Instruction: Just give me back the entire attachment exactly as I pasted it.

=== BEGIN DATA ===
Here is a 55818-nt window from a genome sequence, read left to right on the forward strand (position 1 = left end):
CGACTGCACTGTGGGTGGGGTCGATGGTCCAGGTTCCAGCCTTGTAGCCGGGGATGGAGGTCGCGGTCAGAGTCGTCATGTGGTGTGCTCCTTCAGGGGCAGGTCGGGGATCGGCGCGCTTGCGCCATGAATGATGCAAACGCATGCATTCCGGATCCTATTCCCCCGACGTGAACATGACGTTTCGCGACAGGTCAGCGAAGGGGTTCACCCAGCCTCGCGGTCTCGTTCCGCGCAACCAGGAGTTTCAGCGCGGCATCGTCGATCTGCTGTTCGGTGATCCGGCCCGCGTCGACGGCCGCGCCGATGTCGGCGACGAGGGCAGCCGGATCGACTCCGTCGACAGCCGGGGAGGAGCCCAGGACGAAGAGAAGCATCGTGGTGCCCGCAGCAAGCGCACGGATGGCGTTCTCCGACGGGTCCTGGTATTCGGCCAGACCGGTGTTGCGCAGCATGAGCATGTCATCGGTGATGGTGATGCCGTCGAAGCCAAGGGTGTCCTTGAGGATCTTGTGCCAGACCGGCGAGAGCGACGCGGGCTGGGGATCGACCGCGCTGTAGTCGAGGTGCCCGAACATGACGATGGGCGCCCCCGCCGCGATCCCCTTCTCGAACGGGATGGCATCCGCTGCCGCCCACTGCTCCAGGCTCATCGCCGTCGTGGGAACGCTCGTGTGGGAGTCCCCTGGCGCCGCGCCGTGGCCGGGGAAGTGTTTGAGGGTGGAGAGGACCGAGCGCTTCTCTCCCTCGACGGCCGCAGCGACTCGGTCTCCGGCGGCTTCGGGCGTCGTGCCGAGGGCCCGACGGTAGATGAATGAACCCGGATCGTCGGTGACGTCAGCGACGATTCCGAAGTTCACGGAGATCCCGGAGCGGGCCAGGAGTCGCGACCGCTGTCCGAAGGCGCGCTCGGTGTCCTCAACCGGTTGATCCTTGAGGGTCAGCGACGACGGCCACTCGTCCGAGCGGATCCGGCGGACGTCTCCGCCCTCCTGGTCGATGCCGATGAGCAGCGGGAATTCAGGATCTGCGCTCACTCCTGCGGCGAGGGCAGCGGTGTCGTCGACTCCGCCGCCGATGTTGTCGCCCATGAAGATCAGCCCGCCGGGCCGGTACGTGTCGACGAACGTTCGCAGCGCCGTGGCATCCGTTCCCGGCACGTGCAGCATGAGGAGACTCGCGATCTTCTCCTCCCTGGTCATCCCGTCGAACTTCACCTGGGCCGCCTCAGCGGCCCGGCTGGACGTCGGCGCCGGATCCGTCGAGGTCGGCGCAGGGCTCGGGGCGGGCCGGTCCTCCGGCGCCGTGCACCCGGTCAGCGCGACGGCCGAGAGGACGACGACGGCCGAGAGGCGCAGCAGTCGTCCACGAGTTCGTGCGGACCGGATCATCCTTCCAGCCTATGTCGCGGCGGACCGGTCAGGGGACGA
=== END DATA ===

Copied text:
Here is a 55818-nt window from a genome sequence, read left to right on the forward strand (position 1 = left end):
CGACTGCACTGTGGGTGGGGTCGATGGTCCAGGTTCCAGCCTTGTAGCCGGGGATGGAGGTCGCGGTCAGAGTCGTCATGTGGTGTGCTCCTTCAGGGGCAGGTCGGGGATCGGCGCGCTTGCGCCATGAATGATGCAAACGCATGCATTCCGGATCCTATTCCCCCGACGTGAACATGACGTTTCGCGACAGGTCAGCGAAGGGGTTCACCCAGCCTCGCGGTCTCGTTCCGCGCAACCAGGAGTTTCAGCGCGGCATCGTCGATCTGCTGTTCGGTGATCCGGCCCGCGTCGACGGCCGCGCCGATGTCGGCGACGAGGGCAGCCGGATCGACTCCGTCGACAGCCGGGGAGGAGCCCAGGACGAAGAGAAGCATCGTGGTGCCCGCAGCAAGCGCACGGATGGCGTTCTCCGACGGGTCCTGGTATTCGGCCAGACCGGTGTTGCGCAGCATGAGCATGTCATCGGTGATGGTGATGCCGTCGAAGCCAAGGGTGTCCTTGAGGATCTTGTGCCAGACCGGCGAGAGCGACGCGGGCTGGGGATCGACCGCGCTGTAGTCGAGGTGCCCGAACATGACGATGGGCGCCCCCGCCGCGATCCCCTTCTCGAACGGGATGGCATCCGCTGCCGCCCACTGCTCCAGGCTCATCGCCGTCGTGGGAACGCTCGTGTGGGAGTCCCCTGGCGCCGCGCCGTGGCCGGGGAAGTGTTTGAGGGTGGAGAGGACCGAGCGCTTCTCTCCCTCGACGGCCGCAGCGACTCGGTCTCCGGCGGCTTCGGGCGTCGTGCCGAGGGCCCGACGGTAGATGAATGAACCCGGATCGTCGGTGACGTCAGCGACGATTCCGAAGTTCACGGAGATCCCGGAGCGGGCCAGGAGTCGCGACCGCTGTCCGAAGGCGCGCTCGGTGTCCTCAACCGGTTGATCCTTGAGGGTCAGCGACGACGGCCACTCGTCCGAGCGGATCCGGCGGACGTCTCCGCCCTCCTGGTCGATGCCGATGAGCAGCGGGAATTCAGGATCTGCGCTCACTCCTGCGGCGAGGGCAGCGGTGTCGTCGACTCCGCCGCCGATGTTGTCGCCCATGAAGATCAGCCCGCCGGGCCGGTACGTGTCGACGAACGTTCGCAGCGCCGTGGCATCCGTTCCCGGCACGTGCAGCATGAGGAGACTCGCGATCTTCTCCTCCCTGGTCATCCCGTCGAACTTCACCTGGGCCGCCTCAGCGGCCCGGCTGGACGTCGGCGCCGGATCCGTCGAGGTCGGCGCAGGGCTCGGGGCGGGCCGGTCCTCCGGCGCCGTGCACCCGGTCAGCGCGACGGCCGAGAGGACGACGACGGCCGAGAGGCGCAGCAGTCGTCCACGAGTTCGTGCGGACCGGATCATCCTTCCAGCCTATGTCGCGGCGGACCGGTCAGGGGACGA